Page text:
In 2016, Instagram had 300 million global users, with 14 million active users in the UK (the total population of Wales, London and Manchester combined!) 3 years later Instagram has  hit its 1 billion active users global milestone and is now recognised as the fastest growing social network of 2018, having increased from 800 million users in 2017 – that’s some incredible success!

As Instagram’s popularity shot up this year, we’ve seen them develop their offering at speed to keep apace, launching an impressive 7 updates. Amongst these is the recent attempt to tackle YouTube with the introduction of IGTV – a hub for creators to upload long-form video, allowing them to make money from advertisements. Other updates include:

  • Notifying users that they are all caught up with posts
  • Introduction of ‘Do not Disturb’ feature
  • Adding usage stats – to tell users how and when they’re using Instagram
  • Instagram shopping
  • Launch of Instagram Lite – for users with low storage space or poor internet connections
  • Ability to ask open- ended questions in stories
  • Being able to add music to stories

Since their launch in 2016, Instagram stories have become increasingly popular, with 250 million daily active users registered in 2018. Instagram stories show no sign of slowing down, with the increase of features like Gifs, fonts/types, the ability to resize photos and automatically share your Instagram story to Facebook. Discover Instagram advertising  

Twitter

In a similar fashion, Twitter has grown significantly in the past 5  years, from 15 million active monthly users in 2013, to  335 million monthly active users in 2018.

However, interestingly, just 47% of UK adults say they actively use Twitter, with only a small number of individuals admitting to using the platform once a day.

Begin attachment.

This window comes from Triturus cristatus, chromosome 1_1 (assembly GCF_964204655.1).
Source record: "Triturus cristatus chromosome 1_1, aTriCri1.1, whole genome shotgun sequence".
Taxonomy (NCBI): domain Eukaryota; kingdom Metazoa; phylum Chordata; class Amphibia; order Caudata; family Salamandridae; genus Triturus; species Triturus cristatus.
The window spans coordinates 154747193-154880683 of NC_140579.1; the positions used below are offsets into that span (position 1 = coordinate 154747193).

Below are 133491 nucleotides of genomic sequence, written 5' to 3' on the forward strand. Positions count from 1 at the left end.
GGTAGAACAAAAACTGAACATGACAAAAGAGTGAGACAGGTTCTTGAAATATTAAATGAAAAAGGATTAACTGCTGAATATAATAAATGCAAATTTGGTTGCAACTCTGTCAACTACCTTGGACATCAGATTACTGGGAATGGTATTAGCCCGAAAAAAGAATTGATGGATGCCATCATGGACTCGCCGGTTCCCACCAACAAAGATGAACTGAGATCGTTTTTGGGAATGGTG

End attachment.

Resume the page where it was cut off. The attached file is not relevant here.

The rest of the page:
Predominantly in 2013, 31% of Twitter users were aged between 15 and 24, 26% were aged between 25-34, 25% were aged 35-44 and 19% were 45 and over. By 2016 we discovered more individuals over the age of 45 were using Twitter and in 2018 the biggest age demographic for Twitter users is 16-22. Discover twitter advertising

Snapchat

We’ve also seen Snapchat grow in popularity, with 22.7 million adult users in 2018, compared to when it launched in 2011 and only 127 users could be identified (fun fact: Snapchat was initially called Picaboo which explains the little ghost logo!)

By 2013, 150 million snaps were being sent every day. Soon, Snapchat Stories launched and the app developments didn’t stop here with their differentiating features such as:

  • Snapchat streaks, time frames and map
  • No profile/ feed being used – your account is solely your account you can choose everything
  • Marketing and branding differentiation   

Snapchat is widely recognised as one of the most successful social media platforms, with year-on-year growth up 122%, since 2017 – brought about by the influx of users within the 25+ demographic.

Record-breakingly, more 25-35-year-olds are using Snapchat than there are 18-24s in the UK! Initially, users had to pay for features from the Lens Store before becoming entirely free like we know today. Snapchat now offers other companies the chance to sponsor filters for an advertising fee – smart thinking from Snapchat. Discover Snapchat advertising

In conclusion it is fair to say that we have witnessed impressive growth and development across all social media platforms since 2013, some more than others with Facebook remaining top dog. It has been interesting to uncover the shift in user demographics over the years, with females spending more time online than men, the older generation being more active and Instagram and Snapchat showing that they are forces to be reckoned with.

We can’t wait to see what happens in the next five years for social media, keep your eyes peeled as we continue to generate new content around the latest social media features as and when they arrive on our blog.

Hungry for more statistics? Why not review the Communications Market 2018 report – (it’s one of our favourites), Statista and Business Insider are also great resources.

Do you need support on building your social media channels? Our digital experts are happy to help – please don’t hesitate to get in touch today!

Original 2013 – 2016 sources

Written by Shannon May